"Here's your rifle, Tayoga," said the hunter; "I suppose you didn't have an occasion to use your bow and arrows."

"No, Great Bear," replied the Onondaga, "but I might have had the chance had I come earlier."

"What do you mean by that?"

"I saw on the grass a human trace. It was made by a foot clothed in a moccasin, a large foot, a very large foot, the foot of a man whom we all have cause to hate."

"I take it you're speaking of Tandakora, the Ojibway."

"None other. I cannot be mistaken. But the trail was cold. He and his warriors have gone north. They may be thirty, forty miles from here."

"Likely enough, Tayoga. They're on their way to join the force the French are sending to the fort at the junction of the Monongahela and the Alleghany. Perhaps St. Luc—and there isn't a cleverer officer in this continent—is with them. I tell you, Tayoga, and you too, Robert, I don't like it! That young Washington ought to have been sent earlier into the Ohio country, and they should have given him a much larger force. We're sluggards and all our governors are sluggards, except maybe Shirley of Massachusetts. With the war just blazing up the French are already in possession, and we're to drive 'em out, which doubles our task. It was a great victory for us to keep the Hodenosaunee on our side, or, in the main, neutral, but it's going to be uphill work for us to win. The young French leaders are genuine kings of the wilderness. You know that, Robert, as well as I do."

"Yes," said the youth. "I know they're the men whom the English colonies have good cause to fear."

When he spoke he was thinking of St. Luc, as he had last seen him in the vale of Onondaga, defeated in the appeal to the fifty sachems, but gallant, well bred, showing nothing of chagrin, and sure to be a formidable foe on the field of battle. He was an enemy of whom one could be proud, and Robert felt an actual wish to see him again, even though in opposing ranks.

"We may come into contact with some of 'em," said the hunter. "The French are using all their influence over the Indians, and are directing their movements. I know that St. Luc, Jumonville, Beaujeu, Dumas, De Villiers, De Courcelles and all their best men are in the forest. It's likely that Tandakora, fierce and wild as he is, is acting under the direction of some Frenchman. St. Luc could control him."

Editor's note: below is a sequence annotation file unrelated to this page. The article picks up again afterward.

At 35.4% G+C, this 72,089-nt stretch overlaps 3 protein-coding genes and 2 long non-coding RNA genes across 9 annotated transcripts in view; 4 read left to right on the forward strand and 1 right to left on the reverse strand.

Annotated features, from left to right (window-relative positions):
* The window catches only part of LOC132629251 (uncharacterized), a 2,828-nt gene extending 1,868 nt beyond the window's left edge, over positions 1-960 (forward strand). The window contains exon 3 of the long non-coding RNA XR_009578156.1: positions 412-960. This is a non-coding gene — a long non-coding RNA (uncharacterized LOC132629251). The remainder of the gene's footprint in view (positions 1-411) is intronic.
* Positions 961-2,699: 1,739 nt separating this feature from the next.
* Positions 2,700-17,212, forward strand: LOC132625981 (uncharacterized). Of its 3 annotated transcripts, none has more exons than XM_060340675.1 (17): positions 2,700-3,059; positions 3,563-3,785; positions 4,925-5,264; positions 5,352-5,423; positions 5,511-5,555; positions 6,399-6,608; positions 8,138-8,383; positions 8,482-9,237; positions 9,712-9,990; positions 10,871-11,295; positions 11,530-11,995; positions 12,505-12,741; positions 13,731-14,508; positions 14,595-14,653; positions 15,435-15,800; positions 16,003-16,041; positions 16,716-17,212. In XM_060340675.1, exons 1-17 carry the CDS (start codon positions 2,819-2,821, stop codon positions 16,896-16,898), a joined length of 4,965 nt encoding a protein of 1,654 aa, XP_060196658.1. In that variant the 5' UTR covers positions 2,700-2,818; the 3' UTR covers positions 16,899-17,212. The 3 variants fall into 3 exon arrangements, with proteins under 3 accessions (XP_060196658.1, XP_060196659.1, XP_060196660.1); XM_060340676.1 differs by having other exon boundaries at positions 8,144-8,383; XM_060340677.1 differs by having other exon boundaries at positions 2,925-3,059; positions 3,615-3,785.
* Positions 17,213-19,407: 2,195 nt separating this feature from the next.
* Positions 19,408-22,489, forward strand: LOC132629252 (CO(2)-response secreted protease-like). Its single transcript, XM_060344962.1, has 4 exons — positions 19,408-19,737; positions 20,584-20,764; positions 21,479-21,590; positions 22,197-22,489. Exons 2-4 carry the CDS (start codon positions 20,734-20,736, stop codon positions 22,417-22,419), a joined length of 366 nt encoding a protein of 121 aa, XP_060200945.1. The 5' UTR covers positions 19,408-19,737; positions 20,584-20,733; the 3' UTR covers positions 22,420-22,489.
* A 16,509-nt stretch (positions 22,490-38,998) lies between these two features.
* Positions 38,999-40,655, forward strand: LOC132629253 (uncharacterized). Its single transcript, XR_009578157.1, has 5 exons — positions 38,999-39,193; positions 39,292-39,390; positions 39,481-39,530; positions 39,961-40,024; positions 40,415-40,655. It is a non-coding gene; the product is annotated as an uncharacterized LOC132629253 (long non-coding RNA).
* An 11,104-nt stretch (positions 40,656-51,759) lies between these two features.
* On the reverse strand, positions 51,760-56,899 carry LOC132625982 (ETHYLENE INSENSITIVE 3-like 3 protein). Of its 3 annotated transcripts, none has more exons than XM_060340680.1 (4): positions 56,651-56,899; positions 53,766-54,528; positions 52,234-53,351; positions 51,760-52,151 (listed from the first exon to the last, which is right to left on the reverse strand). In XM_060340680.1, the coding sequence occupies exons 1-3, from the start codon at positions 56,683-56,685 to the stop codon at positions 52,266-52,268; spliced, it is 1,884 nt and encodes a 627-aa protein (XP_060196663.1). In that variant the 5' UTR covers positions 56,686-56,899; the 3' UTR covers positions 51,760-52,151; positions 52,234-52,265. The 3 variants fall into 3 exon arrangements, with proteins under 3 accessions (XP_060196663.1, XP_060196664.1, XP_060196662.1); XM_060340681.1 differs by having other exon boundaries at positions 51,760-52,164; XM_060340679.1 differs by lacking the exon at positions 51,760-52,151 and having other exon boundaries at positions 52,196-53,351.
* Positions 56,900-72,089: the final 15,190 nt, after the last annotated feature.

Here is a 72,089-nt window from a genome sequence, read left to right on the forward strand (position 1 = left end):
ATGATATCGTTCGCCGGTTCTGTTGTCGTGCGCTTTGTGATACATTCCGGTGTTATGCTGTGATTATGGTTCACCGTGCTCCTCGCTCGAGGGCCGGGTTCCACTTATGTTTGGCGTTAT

Robert thought it highly probable that the chevalier was in truth with the Indians on the border, either leading some daring band or gathering the warriors to the banner of France. His influence with them would be great, as he understood their ways, adapted himself to them and showed in battle a skill and daring that always make a powerful appeal to the savage heart. The youth had matched himself against St. Luc in the test of words in the vale of Onondaga, and now he felt that he must match himself anew, but in the test of forest war.

Tayoga having lighted the fire, the hunter cooked the food over it, while the two youths reposed calmly. Robert watched Willet with interest, and he was impressed for the thousandth time by his great strength, and the lightness of his movements. When he was younger, the disparity in years had made him think of Willet as an old man, but he saw now that he was only in early middle age. There was not a gray hair on his head, and his face was free from wrinkles.

An extraordinarily vivid memory of that night in Quebec when the hunter had faced Boucher, the bully and bravo, reputed the best swordsman of France, leaped up in Robert's mind. He had found no time to think of Willet's past recently and he realized now that he knew little about it. The origin of that hunter was as obscure as his own. But the story of the past and its mysteries must wait. The present was so great and overwhelming that it blotted out everything else.

"The venison and the bacon are ready," said Willet, "and you two lads can fall on. You're not what I'd call epicures, but I've never known your appetites to fail."

"Nor will they," said Robert, as he and Tayoga helped themselves. "What's the news from Britain, Dave? You must have heard a lot when you were in Albany."